Scholarship gimmick poor idea
Yet again, Gov. Mike DeWine finds himself in a difficult position when it comes to how to handle the COVID-19 pandemic.
Those between the ages of 12 and 25 are not getting the COVID-19 vaccine to the levels of older Ohioans, resulting in younger people getting the virus and some hospitalized.
DeWine’s fellow Republicans who control the state Legislature have no interest in letting him impose a mask mandate for more than 30 days without a fight, and the governor simply isn’t up for that battle.
So, DeWine is back to the failed formula he implemented earlier this year: weekly drawings using unused federal COVID-19 relief funds to entice younger people to get vaccinated.
DeWine claims the Vax-a-Million drawings — which started May 26, and gave away $1 million per week for five weeks and full scholarships for those under 18 — were successful.
A study done by the Boston University School of Medicine and published in the Journal of the American Medical Association “did not find evidence that a lottery-based incentive in Ohio was associated with increased rates of adult COVID-19 vaccinations.”
DeWine admits the program increased vaccinations for only about two weeks.
You can’t put a price on saving lives, but $5 million-plus was a poor investment.
And why does the state have all of this unused federal COVID-19 money lying around? Shouldn’t it be used for, you know, COVID-19 relief? If these drawings are permissible uses, there are likely many legitimate ways to spend the money.
Vax-2-School, as DeWine is calling the new program, is even more ill-conceived than Vax-a-Million.
Weekly drawings will take place over a five-week period, starting the week of Oct. 11, and open to only those between the ages of 12 and 25 as long as they’re already vaccinated or start the process a few days before each drawing.
Instead of actual money, there will be five $100,000 scholarships and 50 $10,000 scholarships awarded, presumably one of the $100,000 awards and 10 of the $10,000 scholarships given each of the five weeks.
The scholarships can be used for Ohio colleges and universities, career or technical education or job training. There’s no incentive if you’re already a college graduate, happily employed and have no need to go back to school. If the winnings could go toward payments of student loans it might be worth it, but that’s not an option.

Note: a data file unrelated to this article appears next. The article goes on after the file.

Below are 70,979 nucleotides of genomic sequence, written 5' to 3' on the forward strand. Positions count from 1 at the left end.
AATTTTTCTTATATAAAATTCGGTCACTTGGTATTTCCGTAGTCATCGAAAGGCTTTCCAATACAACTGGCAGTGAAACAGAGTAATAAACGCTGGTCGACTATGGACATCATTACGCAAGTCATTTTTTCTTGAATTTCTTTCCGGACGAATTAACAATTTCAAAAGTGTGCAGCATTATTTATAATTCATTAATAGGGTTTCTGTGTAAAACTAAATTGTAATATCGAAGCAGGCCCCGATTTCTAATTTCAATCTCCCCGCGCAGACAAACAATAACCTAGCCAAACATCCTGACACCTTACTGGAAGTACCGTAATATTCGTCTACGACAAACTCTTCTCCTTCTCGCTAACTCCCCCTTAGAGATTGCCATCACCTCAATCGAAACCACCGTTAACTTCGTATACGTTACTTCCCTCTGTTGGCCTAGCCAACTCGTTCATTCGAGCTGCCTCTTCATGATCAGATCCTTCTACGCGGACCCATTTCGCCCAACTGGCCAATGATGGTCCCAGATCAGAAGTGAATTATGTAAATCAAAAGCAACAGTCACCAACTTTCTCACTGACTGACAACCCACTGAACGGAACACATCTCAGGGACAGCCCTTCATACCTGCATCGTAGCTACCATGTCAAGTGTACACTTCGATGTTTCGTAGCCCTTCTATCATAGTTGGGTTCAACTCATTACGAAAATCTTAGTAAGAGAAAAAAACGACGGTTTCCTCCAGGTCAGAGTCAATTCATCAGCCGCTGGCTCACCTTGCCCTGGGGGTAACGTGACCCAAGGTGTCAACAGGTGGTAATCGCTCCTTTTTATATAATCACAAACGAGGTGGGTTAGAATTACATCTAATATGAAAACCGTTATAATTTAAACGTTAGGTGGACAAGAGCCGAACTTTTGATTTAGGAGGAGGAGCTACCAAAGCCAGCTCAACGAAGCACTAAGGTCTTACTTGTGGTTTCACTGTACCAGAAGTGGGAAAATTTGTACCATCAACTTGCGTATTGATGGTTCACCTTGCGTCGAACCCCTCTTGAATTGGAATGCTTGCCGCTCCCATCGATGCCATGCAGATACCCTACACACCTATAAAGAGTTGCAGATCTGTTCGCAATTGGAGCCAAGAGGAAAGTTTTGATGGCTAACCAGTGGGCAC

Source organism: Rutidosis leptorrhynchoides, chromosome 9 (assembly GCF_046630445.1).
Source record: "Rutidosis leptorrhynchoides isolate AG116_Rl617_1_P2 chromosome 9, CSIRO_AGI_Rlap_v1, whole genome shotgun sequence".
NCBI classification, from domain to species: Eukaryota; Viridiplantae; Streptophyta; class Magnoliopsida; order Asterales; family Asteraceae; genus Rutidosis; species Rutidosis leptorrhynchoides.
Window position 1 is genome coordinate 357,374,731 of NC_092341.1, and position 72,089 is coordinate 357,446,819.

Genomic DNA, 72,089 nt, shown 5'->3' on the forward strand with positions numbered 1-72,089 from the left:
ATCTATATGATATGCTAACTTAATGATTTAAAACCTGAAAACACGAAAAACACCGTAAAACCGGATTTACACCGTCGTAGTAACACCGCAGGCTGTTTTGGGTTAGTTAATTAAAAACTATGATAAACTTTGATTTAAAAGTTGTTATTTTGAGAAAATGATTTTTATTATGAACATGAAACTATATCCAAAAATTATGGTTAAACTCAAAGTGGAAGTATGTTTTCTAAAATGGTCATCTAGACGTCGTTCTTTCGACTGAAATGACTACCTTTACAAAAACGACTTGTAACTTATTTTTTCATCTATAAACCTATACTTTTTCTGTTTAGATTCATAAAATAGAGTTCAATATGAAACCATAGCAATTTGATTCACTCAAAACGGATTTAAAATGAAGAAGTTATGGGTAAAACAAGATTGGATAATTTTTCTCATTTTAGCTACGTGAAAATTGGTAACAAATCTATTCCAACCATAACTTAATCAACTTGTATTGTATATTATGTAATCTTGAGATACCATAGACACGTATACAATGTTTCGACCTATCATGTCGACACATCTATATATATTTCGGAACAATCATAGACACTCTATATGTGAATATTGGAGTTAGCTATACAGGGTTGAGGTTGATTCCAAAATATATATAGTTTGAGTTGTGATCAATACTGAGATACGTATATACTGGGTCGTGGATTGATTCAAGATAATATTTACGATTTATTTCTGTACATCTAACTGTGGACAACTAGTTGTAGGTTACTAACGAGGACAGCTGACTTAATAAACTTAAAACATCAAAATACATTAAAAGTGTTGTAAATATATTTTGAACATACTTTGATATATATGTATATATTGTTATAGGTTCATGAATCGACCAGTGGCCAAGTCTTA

Since this was announced Sept. 23, there hasn’t been a noticeable increase in vaccinations and there likely won’t be.
It’s sad that people need incentives to protect their health and regain to normalcy. But DeWine is trying a gimmick that didn’t move the needle last time.
“I can’t guarantee this will work. But I think it’s got a good shot at working,” he said.
About 46 percent of Ohioans between the ages of 12 and 25 are vaccinated against COVID-19, compared to about 73 percent of those over the age of 40.
Also, the highest-ever rates of COVID-19 cases in the state among school-age children have occurred since school started up.
A statewide indoor mask mandate for schools could help, particularly because those under the age of 12 can’t get a vaccine.
But, like “fetch,” that’s not going to happen.
There are vocal opponents to such a mandate, even as they’re being imposed in school districts throughout the state.
Republicans in the Legislature are looking to ban them.
Also, the Ohio House is considering a bill that prohibits some COVID-19 vaccine mandates by allowing exemptions for “reasons of conscience” and “natural immunity.”
It was referred to the House Rules and Reference Committee on Wednesday, the same day it was going to get a rushed floor vote and a day after a single House Health Committee hearing.
“There are a few additional issues our members would like more time to explore,” House Speaker Bob Cupp, R-Lima, said about a delay in the vote.
It’s not as draconian as a proposal that would have lifted mandates on vaccinations of any kind. But that’s a pretty low bar to jump over.
There isn’t a simple solution to getting out of the COVID-19 pandemic that’s been going on since March 2020.
But DeWine’s scholarship incentives and a resistant state Legislature aren’t the answers.